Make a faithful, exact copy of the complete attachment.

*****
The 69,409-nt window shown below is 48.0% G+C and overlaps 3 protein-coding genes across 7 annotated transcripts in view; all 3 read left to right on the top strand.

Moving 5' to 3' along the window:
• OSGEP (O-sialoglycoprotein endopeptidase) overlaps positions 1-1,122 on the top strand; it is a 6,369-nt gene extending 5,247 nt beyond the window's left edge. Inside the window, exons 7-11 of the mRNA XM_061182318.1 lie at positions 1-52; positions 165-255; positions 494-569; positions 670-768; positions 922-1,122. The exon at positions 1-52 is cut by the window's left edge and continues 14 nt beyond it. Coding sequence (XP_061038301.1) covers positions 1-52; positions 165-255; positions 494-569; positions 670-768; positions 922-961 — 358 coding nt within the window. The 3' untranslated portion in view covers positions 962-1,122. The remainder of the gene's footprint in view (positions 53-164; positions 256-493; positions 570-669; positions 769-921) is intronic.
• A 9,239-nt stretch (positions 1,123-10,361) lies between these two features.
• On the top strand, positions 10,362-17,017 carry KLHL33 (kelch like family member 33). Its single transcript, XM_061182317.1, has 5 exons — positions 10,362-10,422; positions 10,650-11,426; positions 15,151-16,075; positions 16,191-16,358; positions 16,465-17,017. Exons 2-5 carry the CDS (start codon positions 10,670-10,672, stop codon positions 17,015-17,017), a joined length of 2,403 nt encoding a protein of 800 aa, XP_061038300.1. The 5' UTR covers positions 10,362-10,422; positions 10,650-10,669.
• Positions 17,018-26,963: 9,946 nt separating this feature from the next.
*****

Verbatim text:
The 69,409-nt window shown below is 48.0% G+C and overlaps 3 protein-coding genes across 7 annotated transcripts in view; all 3 read left to right on the top strand.

Moving 5' to 3' along the window:
• OSGEP (O-sialoglycoprotein endopeptidase) overlaps positions 1-1,122 on the top strand; it is a 6,369-nt gene extending 5,247 nt beyond the window's left edge. Inside the window, exons 7-11 of the mRNA XM_061182318.1 lie at positions 1-52; positions 165-255; positions 494-569; positions 670-768; positions 922-1,122. The exon at positions 1-52 is cut by the window's left edge and continues 14 nt beyond it. Coding sequence (XP_061038301.1) covers positions 1-52; positions 165-255; positions 494-569; positions 670-768; positions 922-961 — 358 coding nt within the window. The 3' untranslated portion in view covers positions 962-1,122. The remainder of the gene's footprint in view (positions 53-164; positions 256-493; positions 570-669; positions 769-921) is intronic.
• A 9,239-nt stretch (positions 1,123-10,361) lies between these two features.
• On the top strand, positions 10,362-17,017 carry KLHL33 (kelch like family member 33). Its single transcript, XM_061182317.1, has 5 exons — positions 10,362-10,422; positions 10,650-11,426; positions 15,151-16,075; positions 16,191-16,358; positions 16,465-17,017. Exons 2-5 carry the CDS (start codon positions 10,670-10,672, stop codon positions 17,015-17,017), a joined length of 2,403 nt encoding a protein of 800 aa, XP_061038300.1. The 5' UTR covers positions 10,362-10,422; positions 10,650-10,669.
• Positions 17,018-26,963: 9,946 nt separating this feature from the next.